When there is a route relationship between the source and destination Network, you can allow incoming connections using either an Access Rule or a Server Publishing Rule. In some cases, you might want to use a Server Publishing Rule instead of an Access Rule, because application layer inspection filters are bound to some Server Publishing Rules that can’t be bound to access rules.

For example, in the example configuration noted in the above figure 5, there is a route relationship because the default External Network and the DMZ Network. Suppose you have an SMTP server on the DMZ Network. You want to allow incoming SMTP messages from the Internet to the SMTP server on the DMZ Network. In this case, you could create an Access Rule to allow incoming SMTP connections from the default External Network to the DMZ Network, or you could create a Server Publishing Rule that publishes the SMTP server on the DMZ Network.

The advantage of using a Server Publishing Rule in this scenario is that the SMTP filter can be bound to the “SMTP Server” protocol. “Server” protocols are for inbound connections only. The SMTP filter can’t be bound to the “SMTP” protocol, which is used for Access Rules. Thus, a Server Publishing Rule using the SMTP Server protocol allows us to apply application layer inspection on the incoming connections.

I should note here that when you do use Server Publishing Rules to publish servers in a scenario where this is a route relationship between the source and destination Network, you still publish the machine using the actual IP address of the published server. However, the ISA or TMG firewall then performs a bit of magic to intercept the connection so that application layer inspection can be performed. The firewall does what is called “port stealing” on the Server Publishing Rule, so that when connections destined to the actual IP address of the published server are made, the firewall “steals” the connection and passes it to the application layer inspection filters. If the connection passes inspection, then it is forwarded to the published server. If the connection does not pass inspection, then it is dropped.


Figure 6

Now let us change our focus and look at the connectivity between the DMZ Network and the default Internal Network. In figure 7 below, you can see that we have a Network Rule connecting the default Internal Network to the DMZ Network, and the route relationship is NAT. Because the route relationship is NAT, when hosts on the default Internal Network try to connect to hosts on the DMZ Network, the DMZ Network hosts will see the source IP address of the connection to the be primary IP address on the DMZ NIC.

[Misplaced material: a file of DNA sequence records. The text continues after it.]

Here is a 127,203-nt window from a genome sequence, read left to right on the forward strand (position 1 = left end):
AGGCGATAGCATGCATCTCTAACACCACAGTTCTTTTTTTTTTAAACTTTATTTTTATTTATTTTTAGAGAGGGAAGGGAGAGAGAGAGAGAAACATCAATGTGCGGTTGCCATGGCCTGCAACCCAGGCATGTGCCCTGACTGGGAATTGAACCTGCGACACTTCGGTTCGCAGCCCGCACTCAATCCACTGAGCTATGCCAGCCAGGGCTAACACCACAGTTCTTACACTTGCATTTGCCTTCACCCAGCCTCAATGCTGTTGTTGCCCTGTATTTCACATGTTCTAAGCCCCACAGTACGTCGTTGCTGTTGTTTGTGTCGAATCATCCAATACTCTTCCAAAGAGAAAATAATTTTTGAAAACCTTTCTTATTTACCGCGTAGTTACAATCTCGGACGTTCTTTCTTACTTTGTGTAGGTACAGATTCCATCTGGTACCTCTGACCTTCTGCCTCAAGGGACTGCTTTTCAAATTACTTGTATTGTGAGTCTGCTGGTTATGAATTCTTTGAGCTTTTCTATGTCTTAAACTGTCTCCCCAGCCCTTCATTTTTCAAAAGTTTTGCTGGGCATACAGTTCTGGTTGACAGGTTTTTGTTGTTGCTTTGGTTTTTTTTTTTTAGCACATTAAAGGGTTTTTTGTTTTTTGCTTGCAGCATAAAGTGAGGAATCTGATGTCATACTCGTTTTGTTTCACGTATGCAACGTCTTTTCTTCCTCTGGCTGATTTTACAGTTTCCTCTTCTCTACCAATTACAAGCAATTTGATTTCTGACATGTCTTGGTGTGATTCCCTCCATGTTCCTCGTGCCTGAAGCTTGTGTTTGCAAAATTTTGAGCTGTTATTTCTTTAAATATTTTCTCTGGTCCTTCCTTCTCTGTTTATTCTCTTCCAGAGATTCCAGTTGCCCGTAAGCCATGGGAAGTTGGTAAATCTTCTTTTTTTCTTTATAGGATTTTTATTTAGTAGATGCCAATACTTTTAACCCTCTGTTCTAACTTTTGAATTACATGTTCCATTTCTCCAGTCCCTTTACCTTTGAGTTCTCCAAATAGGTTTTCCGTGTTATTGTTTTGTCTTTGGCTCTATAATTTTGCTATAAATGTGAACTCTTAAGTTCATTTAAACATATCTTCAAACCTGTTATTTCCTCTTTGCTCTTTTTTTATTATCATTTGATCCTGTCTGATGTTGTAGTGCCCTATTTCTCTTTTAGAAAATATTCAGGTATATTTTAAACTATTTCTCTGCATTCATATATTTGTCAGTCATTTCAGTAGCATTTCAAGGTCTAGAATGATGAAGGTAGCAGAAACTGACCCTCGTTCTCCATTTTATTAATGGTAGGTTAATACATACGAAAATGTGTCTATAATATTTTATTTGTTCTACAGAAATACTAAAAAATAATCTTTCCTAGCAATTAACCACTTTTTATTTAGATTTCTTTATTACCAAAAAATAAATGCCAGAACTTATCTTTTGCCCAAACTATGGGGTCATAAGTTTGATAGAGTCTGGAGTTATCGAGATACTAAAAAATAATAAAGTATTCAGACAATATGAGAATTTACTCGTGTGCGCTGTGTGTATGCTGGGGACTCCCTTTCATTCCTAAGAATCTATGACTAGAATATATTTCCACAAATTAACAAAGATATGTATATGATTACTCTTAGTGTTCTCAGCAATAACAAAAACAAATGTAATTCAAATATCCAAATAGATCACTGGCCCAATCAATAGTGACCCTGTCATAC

To allow connections to the DMZ Network from the default Internal Network, you need to create Access Rules. To allow connections from hosts on the DMZ Network to hosts on the default Internal Network, you need to create publishing rules. What you cannot do when there is a NAT relationship from the default Internal Network to the DMZ Network is create Access Rules allowing connections from the DMZ Network to the default Internal Network.


Figure 7

Figure 8 shows a reversal of the Network Rule connecting the DMZ Network to the default Internal Network. In this case, the Network Rule defines a NAT relationship from the DMZ Network to the default Internal Network. When hosts on the DMZ Network try to connect to hosts on the default Internal Network, the hosts on the default Internal Network will see the source IP address of the connection request as the primary IP address on the Internal Network NIC. Access Rules are allow connections from hosts on the DMZ Network to the default Internal Network and publishing rules allow connections from hosts on the default Internal Network to the DMZ Network. You cannot create Access Rules to allow connections from the default Internal Network to the DMZ Network because the hosts on the default Internal Network are on the non-NATed Network.


Figure 8

The next scenario looks at a scenario that is a common point of confusion: the back to back ISA/TMG firewall configuration. In a back to back firewall configuration, there is a front-end ISA/TMG firewall that is connected to the Internet, and there is a back-end ISA/TMG firewall that is connected to a DMZ behind the front-end firewall and an internal network behind the back-end firewall.

In the typical case, the front-end ISA/TMG firewall has a NAT route relationship between the DMZ network behind the front-end firewall and the default External Network. The back-end ISA/TMG firewall has a NAT relationship between the default Internal Network and the default External Network.